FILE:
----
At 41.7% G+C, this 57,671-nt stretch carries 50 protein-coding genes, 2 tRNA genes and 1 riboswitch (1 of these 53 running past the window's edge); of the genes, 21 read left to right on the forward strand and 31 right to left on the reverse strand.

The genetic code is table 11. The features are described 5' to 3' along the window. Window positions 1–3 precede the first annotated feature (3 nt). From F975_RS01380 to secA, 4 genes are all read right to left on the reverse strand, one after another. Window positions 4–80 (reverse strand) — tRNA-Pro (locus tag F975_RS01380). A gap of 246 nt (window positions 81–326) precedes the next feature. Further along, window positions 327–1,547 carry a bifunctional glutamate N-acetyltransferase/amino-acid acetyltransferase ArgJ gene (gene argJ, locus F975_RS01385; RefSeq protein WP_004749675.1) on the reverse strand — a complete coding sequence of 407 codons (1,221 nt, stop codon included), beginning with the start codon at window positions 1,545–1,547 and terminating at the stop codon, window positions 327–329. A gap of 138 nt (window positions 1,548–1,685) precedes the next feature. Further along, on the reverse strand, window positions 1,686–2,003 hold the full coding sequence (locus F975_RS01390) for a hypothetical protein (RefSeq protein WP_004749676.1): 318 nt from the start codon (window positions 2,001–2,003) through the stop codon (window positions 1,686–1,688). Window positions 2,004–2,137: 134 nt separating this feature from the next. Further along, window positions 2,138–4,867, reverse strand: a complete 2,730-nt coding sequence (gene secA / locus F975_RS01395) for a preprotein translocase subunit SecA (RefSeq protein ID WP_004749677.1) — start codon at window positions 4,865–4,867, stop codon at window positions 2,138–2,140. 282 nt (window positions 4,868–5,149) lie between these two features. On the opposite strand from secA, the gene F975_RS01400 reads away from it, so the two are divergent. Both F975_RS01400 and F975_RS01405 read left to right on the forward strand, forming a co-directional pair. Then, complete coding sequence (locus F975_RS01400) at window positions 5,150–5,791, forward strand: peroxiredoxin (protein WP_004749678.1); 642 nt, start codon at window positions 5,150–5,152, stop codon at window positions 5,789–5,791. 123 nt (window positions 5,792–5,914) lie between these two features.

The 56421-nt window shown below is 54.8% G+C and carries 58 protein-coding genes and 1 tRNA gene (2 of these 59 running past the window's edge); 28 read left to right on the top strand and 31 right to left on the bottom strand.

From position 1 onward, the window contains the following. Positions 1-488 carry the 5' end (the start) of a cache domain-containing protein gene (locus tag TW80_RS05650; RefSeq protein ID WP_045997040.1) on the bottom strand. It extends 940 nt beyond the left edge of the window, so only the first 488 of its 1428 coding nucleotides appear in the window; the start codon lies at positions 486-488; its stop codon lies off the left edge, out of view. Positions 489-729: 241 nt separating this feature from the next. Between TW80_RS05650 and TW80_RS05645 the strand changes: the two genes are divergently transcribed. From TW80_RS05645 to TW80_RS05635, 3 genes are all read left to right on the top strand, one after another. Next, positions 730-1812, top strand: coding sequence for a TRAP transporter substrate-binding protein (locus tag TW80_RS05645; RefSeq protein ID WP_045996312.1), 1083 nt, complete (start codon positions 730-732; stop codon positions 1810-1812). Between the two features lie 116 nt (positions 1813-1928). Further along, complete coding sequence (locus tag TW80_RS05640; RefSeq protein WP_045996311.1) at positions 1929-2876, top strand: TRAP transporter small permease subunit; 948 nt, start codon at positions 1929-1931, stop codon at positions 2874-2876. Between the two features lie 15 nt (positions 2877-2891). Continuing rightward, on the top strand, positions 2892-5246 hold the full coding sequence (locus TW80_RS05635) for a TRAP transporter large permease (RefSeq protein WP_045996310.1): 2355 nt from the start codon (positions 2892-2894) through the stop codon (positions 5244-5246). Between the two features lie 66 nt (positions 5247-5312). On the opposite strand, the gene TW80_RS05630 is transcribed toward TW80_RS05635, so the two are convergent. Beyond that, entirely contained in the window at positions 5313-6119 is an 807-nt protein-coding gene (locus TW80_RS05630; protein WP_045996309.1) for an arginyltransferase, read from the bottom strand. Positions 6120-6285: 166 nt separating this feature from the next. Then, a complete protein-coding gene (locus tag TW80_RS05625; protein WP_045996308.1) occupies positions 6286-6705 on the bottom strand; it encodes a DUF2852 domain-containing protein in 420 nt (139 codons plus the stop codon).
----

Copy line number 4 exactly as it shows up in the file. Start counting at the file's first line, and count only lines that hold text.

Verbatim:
From position 1 onward, the window contains the following. Positions 1-488 carry the 5' end (the start) of a cache domain-containing protein gene (locus tag TW80_RS05650; RefSeq protein ID WP_045997040.1) on the bottom strand. It extends 940 nt beyond the left edge of the window, so only the first 488 of its 1428 coding nucleotides appear in the window; the start codon lies at positions 486-488; its stop codon lies off the left edge, out of view. Positions 489-729: 241 nt separating this feature from the next. Between TW80_RS05650 and TW80_RS05645 the strand changes: the two genes are divergently transcribed. From TW80_RS05645 to TW80_RS05635, 3 genes are all read left to right on the top strand, one after another. Next, positions 730-1812, top strand: coding sequence for a TRAP transporter substrate-binding protein (locus tag TW80_RS05645; RefSeq protein ID WP_045996312.1), 1083 nt, complete (start codon positions 730-732; stop codon positions 1810-1812). Between the two features lie 116 nt (positions 1813-1928). Further along, complete coding sequence (locus tag TW80_RS05640; RefSeq protein WP_045996311.1) at positions 1929-2876, top strand: TRAP transporter small permease subunit; 948 nt, start codon at positions 1929-1931, stop codon at positions 2874-2876. Between the two features lie 15 nt (positions 2877-2891). Continuing rightward, on the top strand, positions 2892-5246 hold the full coding sequence (locus TW80_RS05635) for a TRAP transporter large permease (RefSeq protein WP_045996310.1): 2355 nt from the start codon (positions 2892-2894) through the stop codon (positions 5244-5246). Between the two features lie 66 nt (positions 5247-5312). On the opposite strand, the gene TW80_RS05630 is transcribed toward TW80_RS05635, so the two are convergent. Beyond that, entirely contained in the window at positions 5313-6119 is an 807-nt protein-coding gene (locus TW80_RS05630; protein WP_045996309.1) for an arginyltransferase, read from the bottom strand. Positions 6120-6285: 166 nt separating this feature from the next. Then, a complete protein-coding gene (locus tag TW80_RS05625; protein WP_045996308.1) occupies positions 6286-6705 on the bottom strand; it encodes a DUF2852 domain-containing protein in 420 nt (139 codons plus the stop codon).